Native Americans Seek Apology, Students Seek to Ban Military

American Indian activists at Dartmouth College have wrested an apology from the school's administration over what they say was a series of racist incidents on campus during the course of the fall term, according to Boston Globe.

Among the incidents cited were a "cowboys and indians" themed party by members of the school's crew team and a photograph in an alumni calendar of an alumnus holding a cane with a carved Indian head.

Members of the Native American council also complained in a full-page ad in the student newspaper about a dining hall mural painted in the 1930s that features a Native American holding a book upside down and another one lapping rum from the ground. The mural has been covered for years and is set to be removed entirely during upcoming renovations.

In an e-mail sent to the student body, President James Wright said students need to make the school a more welcoming and respectful place. "They deserve more and better than to be abstracted as symbols and playthings," he wrote.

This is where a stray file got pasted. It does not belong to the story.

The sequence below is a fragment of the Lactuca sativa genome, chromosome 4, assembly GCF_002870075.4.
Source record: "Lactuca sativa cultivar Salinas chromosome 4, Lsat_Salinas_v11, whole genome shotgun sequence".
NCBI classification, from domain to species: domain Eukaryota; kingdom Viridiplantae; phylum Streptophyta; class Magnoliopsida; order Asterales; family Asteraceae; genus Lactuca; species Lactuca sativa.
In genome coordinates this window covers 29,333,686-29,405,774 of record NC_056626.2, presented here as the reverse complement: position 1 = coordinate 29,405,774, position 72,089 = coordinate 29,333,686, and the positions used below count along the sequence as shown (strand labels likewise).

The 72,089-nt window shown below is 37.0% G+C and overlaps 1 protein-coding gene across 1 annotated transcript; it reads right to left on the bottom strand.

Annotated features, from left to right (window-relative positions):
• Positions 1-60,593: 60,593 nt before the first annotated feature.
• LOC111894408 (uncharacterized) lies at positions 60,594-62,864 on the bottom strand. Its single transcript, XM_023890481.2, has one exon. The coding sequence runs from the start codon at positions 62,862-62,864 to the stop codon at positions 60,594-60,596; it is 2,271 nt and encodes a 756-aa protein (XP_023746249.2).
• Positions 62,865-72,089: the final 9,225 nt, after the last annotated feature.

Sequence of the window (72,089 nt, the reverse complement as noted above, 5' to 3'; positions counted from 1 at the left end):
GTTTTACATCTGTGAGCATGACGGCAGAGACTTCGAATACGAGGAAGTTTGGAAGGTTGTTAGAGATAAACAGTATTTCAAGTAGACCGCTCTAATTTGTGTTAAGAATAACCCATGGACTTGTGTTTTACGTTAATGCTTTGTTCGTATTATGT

Marketplace of Ideas

A university in Scotland has forced the student Christian Union to cancel an upcoming abstinence course because the curriculum included stories from people who had been "cured" of their homosexuality, according to the Scotsman.

Officials at Edinburgh University said the six-week course, entitled Pure, violated the school's diversity policies. A university spokeswoman said the course was "contradictory to our equality and diversity values" and not appropriate to run on university or Students Association premises.

Members of the Christian Union accused the school of closing down free speech and said they would appeal.


Members of Students for Democratic Society, as well as a handful of locals, marched in Chapel Hill, N.C. to protest the opening of a new army recruiting center near the University of North Carolina-Chapel Hill campus, according to the student newspaper at North Carolina State University in Raleigh, The Technician.

The paper says about 40 members of the group marched two miles from campus to the center shouting slogans like "Out of Iraq, out of our schools," and "No blood for oil, U.S. out of Iraqi soil."

One of two real students in the march, Dante Strobino, said he was there because "modern military recruiting is racist ... They prey on economically disadvantaged people to join the military."